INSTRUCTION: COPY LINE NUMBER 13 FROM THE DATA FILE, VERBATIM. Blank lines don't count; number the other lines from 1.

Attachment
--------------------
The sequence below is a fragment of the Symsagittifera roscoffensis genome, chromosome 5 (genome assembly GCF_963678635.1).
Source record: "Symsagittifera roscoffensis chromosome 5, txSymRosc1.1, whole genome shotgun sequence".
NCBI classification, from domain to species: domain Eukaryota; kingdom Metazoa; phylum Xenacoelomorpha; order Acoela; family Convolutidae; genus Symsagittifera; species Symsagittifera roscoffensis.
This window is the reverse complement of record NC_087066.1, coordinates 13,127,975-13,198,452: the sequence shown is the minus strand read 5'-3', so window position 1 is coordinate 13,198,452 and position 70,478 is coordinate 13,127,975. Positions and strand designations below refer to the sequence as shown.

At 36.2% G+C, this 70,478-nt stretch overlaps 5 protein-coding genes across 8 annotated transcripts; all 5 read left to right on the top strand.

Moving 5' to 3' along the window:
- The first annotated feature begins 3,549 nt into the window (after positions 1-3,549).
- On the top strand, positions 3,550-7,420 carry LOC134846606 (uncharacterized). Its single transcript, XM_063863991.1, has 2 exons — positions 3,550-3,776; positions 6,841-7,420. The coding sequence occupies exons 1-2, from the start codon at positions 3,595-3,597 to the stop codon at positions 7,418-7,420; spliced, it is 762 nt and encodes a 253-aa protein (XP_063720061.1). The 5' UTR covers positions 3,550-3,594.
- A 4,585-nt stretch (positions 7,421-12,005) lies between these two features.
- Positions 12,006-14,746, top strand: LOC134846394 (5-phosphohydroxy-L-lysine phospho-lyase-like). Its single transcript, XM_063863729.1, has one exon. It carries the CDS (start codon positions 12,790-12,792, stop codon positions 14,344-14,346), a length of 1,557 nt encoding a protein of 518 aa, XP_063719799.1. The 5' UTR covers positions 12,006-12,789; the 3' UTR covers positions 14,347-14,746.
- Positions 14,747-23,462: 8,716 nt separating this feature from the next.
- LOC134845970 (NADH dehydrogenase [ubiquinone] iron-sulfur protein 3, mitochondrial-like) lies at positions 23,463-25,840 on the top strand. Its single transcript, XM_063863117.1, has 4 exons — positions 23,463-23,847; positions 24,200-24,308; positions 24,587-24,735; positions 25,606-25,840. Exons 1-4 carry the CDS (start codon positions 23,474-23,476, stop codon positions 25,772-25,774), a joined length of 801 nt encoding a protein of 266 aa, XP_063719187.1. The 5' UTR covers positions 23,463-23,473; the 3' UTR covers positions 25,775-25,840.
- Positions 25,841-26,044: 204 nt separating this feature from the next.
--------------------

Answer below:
- Positions 25,841-26,044: 204 nt separating this feature from the next.